View our schedule NOW to see our 2014 Spring Session.
YAWS Fall Celebration
Saturday November 2, from 1 to 4pm at Totland Park
The mission of ArtUp! Berkeley is to expand opportunities for the community to make, experience, and be transformed by art.
thank those who have contributed to our
YAWS Studio Upgrade Project
Our Amazing Supporters:
Lori and Bill Hebert, Anne Marxer, Veronica Chater, Besty Teller, Emily Klion, Nova Blazej, Nick and Sloane Morgan, Amy Torgenson, Susan Andres, Ward and Liz Wallau, Juan Gil, Marti Grubb, Caroline Seckinger, Hitomi and Kenji Murokami, Picante, Local 123, Berkeley Natural Grocery, Mi Tierra Foods, Cheeseboard Pizza, Transit of Venus, Michael Blossom and "Vote for Love" Productions, Spencer Honeyman, Emanuelle Schwarz, The Abrahamson Family, Jennifer Larsh, Jada Delaney, JT Thomas, Chris Desser, Maria Caprio, Chandra Easton and Scott Blossom, Claire Ferrari, Christine Carter, Debra Underwood, Deborah Moore, Terri Friedman, Deb Durant, Jill Crocker, Sophie Hahn, Laurie Christomos, Firuzeh Mahmoudi, Laurie Reid, and all of the incredible 30 Day Drawers!
Our 30 Day Draw Fundraiser helped us turn the corner toward reaching our goal of $10,000. Thank you to those who participated by committing to a drawing practice and sharing it with the community.
Our deepest gratitude to everyone who contributed to our Studio Upgrade Project! Your generosity will help many children enjoy the unmatched satisfaction of creating art in a safe, beautiful space devoted to our community's young artists.
Lucila De Anda-Casteneda, age 8, 12”x 30”, colored pencil and chalk pastel on paper.
The Garbage Globes were built to demonstrate how we can create something dynamic by combining natural materials with things we usually throw away or recycle. Artificial materials are seen in new ways when reconfigured and placed in a different context. Everything used to construct the globes was found in salvage yards, garages, junk drawers, garbage cans, or recycle bins. Students from Berkeley’s Young Artists Workspace (YAWS) and participants of ART UP! brought in bags of collected plastic cups, soda bottles, bubble wrap, rubber bands, plastic bags, leftover building supplies, and garden debris and sculpted them into amazing artistic materials. The installations were hung from the rafters at Richmond's Craneway Pavilion during last June's TEDx GoldenGate event. For more about the Garbage Globes, check out the images in our gallery and the new post in "happenings and exhibits."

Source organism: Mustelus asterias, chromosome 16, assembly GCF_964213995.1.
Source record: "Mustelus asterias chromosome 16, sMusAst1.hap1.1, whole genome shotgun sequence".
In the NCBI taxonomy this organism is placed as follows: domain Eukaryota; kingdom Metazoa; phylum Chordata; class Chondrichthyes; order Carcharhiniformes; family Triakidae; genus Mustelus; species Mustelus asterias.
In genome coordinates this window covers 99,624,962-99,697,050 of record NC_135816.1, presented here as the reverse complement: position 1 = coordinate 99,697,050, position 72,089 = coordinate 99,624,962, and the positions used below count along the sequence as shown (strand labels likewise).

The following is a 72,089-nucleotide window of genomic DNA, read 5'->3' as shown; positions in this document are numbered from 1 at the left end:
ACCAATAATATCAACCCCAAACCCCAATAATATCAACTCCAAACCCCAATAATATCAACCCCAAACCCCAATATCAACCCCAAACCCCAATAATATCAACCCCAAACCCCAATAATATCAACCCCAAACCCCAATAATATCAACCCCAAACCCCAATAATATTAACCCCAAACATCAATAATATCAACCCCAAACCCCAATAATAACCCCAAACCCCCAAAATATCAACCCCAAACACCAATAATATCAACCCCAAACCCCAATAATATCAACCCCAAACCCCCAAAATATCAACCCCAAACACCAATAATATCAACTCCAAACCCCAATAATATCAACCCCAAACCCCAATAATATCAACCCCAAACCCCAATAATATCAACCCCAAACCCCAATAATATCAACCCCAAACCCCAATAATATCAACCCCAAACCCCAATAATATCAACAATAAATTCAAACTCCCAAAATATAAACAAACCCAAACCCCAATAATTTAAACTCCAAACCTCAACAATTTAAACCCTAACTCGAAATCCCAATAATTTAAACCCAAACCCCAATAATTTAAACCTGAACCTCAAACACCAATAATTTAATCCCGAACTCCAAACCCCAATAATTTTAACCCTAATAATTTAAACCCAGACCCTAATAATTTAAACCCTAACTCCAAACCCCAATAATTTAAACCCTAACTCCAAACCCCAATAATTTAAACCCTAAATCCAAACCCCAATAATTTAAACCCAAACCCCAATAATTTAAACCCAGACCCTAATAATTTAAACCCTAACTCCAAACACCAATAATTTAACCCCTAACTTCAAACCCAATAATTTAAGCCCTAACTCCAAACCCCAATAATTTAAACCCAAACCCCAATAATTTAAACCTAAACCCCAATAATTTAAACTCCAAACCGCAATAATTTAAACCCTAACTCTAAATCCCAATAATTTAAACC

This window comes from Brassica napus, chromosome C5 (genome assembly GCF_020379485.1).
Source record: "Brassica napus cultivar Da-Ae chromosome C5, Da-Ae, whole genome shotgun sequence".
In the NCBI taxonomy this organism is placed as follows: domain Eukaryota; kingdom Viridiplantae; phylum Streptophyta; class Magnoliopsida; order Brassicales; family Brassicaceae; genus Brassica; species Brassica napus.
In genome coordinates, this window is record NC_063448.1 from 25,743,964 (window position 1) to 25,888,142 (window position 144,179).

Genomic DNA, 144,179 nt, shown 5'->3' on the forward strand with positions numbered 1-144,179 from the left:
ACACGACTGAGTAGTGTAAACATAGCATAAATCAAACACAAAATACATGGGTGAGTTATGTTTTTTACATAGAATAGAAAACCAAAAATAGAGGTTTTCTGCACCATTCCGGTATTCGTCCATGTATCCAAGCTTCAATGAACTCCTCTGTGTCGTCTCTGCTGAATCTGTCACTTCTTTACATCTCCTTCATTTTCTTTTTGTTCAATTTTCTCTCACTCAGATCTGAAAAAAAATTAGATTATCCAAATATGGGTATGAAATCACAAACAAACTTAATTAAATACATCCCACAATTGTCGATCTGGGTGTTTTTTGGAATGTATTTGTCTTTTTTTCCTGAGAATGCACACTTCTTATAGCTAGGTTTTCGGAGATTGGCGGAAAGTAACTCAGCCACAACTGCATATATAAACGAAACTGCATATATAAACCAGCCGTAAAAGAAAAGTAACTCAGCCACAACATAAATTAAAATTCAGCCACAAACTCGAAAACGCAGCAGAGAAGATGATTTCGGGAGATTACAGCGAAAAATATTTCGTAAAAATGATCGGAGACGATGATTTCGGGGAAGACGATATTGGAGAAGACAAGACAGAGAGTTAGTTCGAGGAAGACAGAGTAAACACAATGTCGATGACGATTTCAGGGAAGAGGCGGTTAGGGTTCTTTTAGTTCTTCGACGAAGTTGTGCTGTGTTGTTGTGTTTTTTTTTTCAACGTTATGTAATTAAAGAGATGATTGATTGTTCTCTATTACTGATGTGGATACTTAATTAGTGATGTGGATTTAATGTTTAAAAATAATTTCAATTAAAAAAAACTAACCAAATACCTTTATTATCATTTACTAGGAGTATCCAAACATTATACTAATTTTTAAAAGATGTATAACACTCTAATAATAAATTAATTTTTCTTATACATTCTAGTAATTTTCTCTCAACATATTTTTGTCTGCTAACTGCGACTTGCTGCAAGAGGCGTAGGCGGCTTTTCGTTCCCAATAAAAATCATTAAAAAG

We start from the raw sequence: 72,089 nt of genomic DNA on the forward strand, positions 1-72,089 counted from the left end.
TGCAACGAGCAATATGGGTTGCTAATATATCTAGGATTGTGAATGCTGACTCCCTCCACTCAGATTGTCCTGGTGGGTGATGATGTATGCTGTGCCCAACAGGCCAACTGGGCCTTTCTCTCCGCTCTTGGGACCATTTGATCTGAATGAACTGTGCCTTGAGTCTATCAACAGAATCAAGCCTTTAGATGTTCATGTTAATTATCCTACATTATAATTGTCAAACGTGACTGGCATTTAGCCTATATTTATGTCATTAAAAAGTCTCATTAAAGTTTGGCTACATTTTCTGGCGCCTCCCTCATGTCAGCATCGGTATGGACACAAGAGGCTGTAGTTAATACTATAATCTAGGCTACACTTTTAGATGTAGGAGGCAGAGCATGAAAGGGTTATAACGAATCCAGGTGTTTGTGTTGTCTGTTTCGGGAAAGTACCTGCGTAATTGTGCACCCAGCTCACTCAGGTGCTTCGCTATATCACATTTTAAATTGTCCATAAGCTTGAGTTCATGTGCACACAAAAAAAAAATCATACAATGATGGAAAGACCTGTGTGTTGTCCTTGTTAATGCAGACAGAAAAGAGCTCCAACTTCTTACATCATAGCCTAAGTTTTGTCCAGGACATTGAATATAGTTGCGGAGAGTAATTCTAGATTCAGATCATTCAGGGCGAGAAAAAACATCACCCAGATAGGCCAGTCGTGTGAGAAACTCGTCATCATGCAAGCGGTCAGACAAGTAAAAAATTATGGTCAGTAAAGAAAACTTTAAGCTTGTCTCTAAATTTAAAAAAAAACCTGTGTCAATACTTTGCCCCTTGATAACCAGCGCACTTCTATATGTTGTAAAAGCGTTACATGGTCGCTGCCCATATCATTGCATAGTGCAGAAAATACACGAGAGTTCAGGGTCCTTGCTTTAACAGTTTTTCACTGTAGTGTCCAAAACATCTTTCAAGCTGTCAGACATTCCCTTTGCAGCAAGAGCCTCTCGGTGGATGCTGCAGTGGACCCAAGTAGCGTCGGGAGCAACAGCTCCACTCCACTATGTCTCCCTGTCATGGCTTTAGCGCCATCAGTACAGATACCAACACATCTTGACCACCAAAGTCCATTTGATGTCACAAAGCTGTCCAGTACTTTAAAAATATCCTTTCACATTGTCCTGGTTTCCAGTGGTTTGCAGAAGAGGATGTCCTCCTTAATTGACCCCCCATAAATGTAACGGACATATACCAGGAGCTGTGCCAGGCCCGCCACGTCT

YAWS in Local News!
Berkeley women honored for going above and beyond
Left to right: Silas and Stella Burke, collecting the award for their mother who was in Mexico, Nancy Schimmel, Ginger Ogle, Suzoni Camp (hidden), Hope McDonnell, Vicky Alexander and Linda Schacht Gage.
March 15, 2011 The Berkeleyside
Seven women were honored last night at the 2011 “Outstanding Women of Berkeley” awards ceremony, sponsored by the City of Berkeley Commission on the Status of Women.
Established in 1978, the Commission honors women who “live, work, or learn in Berkeley” and who have “demonstrated a strong track record of volunteerism, or, if in a paid position, have gone above and beyond their regular duties.” The winners were nominated by someone who knew them and two additional references supported the nominations.
The awards ceremony was held in the public meeting room at the downtown Berkeley Public Library to a festive, standing-room-only crowd. There was a performance half way through by the a-capella group The Organic Women’s Chorus, who sang original compositions about gravity, and the delicious produce available at the Berkeley Farmers’ Market.
Jennifer Burke founded the Young Artists Workspace (YAWS) in 2000 when she noticed an unused building at Totland that she thought would be great for art classes. In the years since, she has provided low-cost art classes to thousands of Berkeley children, taught stage craft and set design, and instigated teen guerrilla art installations.